came, when all the men of the place were sent out looking for stones to
build a great new dun, she milked the three white cows with red ears
had brought away by force from her father, Midhir, into the cauldron he
had brought away with them, and she poured a great vessel of new milk into
the stream, where it ran by the dun. And when Cuchulain saw the stream
turning white, he went up to the dun. But he found Curoi there before him,
and they fought, and Curoi was killed, the son of Daire, lord of the
southern sea, that had a great name and great praise on him before Blanad
was his wife. "
GATHERING AT MUIRTHEMNE
". . .O forester, whose three hundred snow-white bullocks crop
the rich cean brakes . . ." The
Georgics of Virgil
". . .save three of them were all white, and one had a black
spot. . ."
". . . on pain of forfeit for every penny . . . a white bull with
red nose and red ears."
Ceremony at Knightlow Cross
". . . with the white bull from the court of the King . . . Dynevor
Castles. . ."
The Lady of
The Irish version of the Historia Britonum of Nennius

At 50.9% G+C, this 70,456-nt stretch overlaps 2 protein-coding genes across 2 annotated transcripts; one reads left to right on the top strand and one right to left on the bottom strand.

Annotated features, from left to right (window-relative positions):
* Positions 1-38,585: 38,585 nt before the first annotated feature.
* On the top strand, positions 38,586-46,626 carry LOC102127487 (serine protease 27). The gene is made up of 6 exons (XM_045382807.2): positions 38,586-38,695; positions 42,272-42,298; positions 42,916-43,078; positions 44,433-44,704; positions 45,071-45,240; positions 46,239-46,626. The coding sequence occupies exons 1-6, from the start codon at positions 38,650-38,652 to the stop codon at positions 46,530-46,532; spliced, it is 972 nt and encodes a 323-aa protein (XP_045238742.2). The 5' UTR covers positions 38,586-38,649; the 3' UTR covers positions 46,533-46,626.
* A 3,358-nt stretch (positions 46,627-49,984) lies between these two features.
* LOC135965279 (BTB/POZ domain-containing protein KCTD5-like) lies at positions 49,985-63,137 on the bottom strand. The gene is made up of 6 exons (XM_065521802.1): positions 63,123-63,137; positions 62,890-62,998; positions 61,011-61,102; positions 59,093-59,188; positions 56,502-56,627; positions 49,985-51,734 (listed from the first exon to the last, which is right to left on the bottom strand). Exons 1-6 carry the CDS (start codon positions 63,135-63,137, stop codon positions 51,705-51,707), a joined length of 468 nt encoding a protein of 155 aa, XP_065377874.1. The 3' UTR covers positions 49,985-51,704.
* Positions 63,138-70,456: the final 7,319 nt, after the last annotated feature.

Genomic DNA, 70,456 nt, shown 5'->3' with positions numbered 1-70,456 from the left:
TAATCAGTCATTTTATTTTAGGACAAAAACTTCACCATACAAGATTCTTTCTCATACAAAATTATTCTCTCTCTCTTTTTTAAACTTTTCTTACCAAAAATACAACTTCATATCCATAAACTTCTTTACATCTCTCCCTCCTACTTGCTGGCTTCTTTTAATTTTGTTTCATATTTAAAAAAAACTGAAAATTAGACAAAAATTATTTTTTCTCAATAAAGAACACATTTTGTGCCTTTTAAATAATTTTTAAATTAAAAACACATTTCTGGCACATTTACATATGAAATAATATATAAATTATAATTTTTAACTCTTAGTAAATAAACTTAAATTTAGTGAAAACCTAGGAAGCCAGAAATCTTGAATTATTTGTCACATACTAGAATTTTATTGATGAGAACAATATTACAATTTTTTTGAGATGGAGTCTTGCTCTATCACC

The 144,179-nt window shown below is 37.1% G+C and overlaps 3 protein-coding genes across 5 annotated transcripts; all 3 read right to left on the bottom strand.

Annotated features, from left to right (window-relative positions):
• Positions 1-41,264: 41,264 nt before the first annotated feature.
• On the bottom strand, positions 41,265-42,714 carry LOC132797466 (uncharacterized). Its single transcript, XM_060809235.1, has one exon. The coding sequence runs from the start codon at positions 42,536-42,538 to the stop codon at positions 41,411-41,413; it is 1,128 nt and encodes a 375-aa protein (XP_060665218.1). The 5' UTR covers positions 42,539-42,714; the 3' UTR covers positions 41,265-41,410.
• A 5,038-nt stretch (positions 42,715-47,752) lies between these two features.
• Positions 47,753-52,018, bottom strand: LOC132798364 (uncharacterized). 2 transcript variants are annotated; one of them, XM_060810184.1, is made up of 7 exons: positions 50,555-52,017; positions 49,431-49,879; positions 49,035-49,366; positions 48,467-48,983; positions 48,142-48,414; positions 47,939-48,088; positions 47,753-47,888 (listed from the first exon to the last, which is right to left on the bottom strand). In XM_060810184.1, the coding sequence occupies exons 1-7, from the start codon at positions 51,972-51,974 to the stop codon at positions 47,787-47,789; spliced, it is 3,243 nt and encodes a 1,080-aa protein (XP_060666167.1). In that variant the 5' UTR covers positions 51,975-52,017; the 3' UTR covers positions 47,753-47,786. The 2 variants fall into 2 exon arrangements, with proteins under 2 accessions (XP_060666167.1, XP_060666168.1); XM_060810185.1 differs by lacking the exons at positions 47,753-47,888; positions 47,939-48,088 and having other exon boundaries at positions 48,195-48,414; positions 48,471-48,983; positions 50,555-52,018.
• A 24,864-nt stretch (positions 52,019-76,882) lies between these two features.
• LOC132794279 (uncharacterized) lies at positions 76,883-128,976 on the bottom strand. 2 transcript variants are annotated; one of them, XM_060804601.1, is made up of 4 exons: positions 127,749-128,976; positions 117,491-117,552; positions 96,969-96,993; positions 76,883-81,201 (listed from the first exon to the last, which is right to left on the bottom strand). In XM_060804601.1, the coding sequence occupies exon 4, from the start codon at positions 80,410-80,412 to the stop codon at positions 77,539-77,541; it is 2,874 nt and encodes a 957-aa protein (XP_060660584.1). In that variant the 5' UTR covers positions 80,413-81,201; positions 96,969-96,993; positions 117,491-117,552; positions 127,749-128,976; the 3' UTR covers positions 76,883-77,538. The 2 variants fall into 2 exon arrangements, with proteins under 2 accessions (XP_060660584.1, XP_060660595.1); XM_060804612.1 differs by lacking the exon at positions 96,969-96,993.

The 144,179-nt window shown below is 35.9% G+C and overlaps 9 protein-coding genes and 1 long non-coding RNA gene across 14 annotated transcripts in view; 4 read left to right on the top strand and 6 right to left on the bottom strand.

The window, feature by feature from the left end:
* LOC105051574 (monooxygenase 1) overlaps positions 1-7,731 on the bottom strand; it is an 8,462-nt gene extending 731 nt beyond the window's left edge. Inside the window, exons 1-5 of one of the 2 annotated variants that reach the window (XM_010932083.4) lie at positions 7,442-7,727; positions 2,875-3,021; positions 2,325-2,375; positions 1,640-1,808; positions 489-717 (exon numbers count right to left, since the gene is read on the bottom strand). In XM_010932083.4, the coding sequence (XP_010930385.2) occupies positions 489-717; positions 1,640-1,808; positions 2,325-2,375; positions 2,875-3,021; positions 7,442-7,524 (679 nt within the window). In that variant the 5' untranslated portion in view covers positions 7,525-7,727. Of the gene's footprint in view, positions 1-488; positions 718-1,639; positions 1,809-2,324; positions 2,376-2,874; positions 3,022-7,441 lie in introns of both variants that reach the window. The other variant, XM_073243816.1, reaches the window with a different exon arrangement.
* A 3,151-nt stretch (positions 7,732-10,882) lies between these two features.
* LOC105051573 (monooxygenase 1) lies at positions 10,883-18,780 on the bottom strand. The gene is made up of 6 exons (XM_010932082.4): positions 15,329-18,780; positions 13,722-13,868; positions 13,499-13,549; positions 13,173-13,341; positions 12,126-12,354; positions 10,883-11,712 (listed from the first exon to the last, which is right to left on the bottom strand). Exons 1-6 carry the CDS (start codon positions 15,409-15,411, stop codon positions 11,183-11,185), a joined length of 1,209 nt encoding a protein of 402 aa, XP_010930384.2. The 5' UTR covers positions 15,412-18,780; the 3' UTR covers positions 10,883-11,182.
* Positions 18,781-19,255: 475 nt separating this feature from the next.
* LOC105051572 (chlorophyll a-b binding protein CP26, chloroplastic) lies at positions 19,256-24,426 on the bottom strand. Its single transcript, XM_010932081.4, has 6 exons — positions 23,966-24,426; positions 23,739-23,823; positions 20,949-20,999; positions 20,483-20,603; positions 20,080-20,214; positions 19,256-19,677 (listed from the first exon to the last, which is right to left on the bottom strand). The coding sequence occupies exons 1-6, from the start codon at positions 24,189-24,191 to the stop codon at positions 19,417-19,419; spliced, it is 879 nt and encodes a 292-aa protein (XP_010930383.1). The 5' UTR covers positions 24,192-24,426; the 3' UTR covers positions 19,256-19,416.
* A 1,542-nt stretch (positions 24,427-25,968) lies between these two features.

(Author: [unknown])to the Druids
and magical milk of white cows.
Excerpt No.1: Drostan,
the Druid of the Cruithnians (Picts), ordered that the
milk of seven score white cows should be spilled in
a pit where the next battle should be fought. This was done, and
the battle was fought by them, viz., the battle of Ard-leamhnachta, in
Every one of the Picts whom they wounded
used to lie down
in the new milk, and the poison of the weapons of the Tuatha Fidhbha did
not injure any of them. The Tuatha Fidhbha were then slain. Four of the
Cruithnians afterwards died; namely, Drostan, Solen, Nechtain, and Ulfa.
But Gub, and his son Cathluan, acquired great power in Eri, until Herimon
drove them out, and gave them the wives of the men who had been drowned
along with Donn, namely, the wife of Bres, the wife of Buas, &c.
Dead was every one they struck,
If but his blood they shed,
So that he wasted away on that account,
Whether he were a dog, or whether he were a man.
A Cruithnian Druid, of friendship,
Discovered a cure for those thus wounded,
New milk in which were washed
Those who lay wounded on the earth.
The herds of cows (i.e. white cows) of the tribes were